Here in the US, we celebrated Memorial Day today. This shows a passing of time, the Indianapolis 500 has run, and The Memorial Tournament at Muirfield Village is over. Time marches on, and actuarial exams come and go.
Last summer I worked on Exam P. I was unprepared and failed on my first attempt. I planned on this summer being different. I made a plan and planned to stick to it. I am a few days behind my schedule, but I feel like I can catch up as the material I have upcoming I have a strong handle on already, so hopefully I won’t have to spend too much time on it.
What have I been doing so far? I have been creating quizzes in Adapt as I review sections in my study manual and I have been reviewing the Adapt FM/2 Review Videos. These videos are really a bonus value in the Adapt subscription as I did not count on them being there when I signed up for Adapt, but they have turned out to be possibly as important as the questions themselves. The PQ-TVM method is particularly important as that is not introduced in the book I am studying from. I would recommend watching every single one of these videos to anyone studying for this exam, as they contain a tremendous amount of material in an easy to digest format.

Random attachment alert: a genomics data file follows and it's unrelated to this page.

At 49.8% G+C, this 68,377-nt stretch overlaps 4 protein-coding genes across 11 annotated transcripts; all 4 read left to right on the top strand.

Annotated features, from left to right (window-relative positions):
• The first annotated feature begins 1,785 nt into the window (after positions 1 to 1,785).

It is also important to make use of all the resources that are available for your study. Here is a simple example of where I failed to do that. I was looking at the website www.beanatuary.com and came across a 31 page pdf that reviews the functions on my calculator that are useful for Exam FM. I decided I should save that to review later. When I started to save it in my FM review folder, it was already there. Because I haven’t been focused on my studying, I haven’t taken advantage of all the material available to me.
Fortunately, I still have close to a month to complete my studying. I am taking the exam on June 23. Today it is May 26, so I have time to keep studying Adapt and reach the goal of passing. Like many things in life, when it feels like something is slipping away you have to decide if it is important enough to grab on tightly and not let go.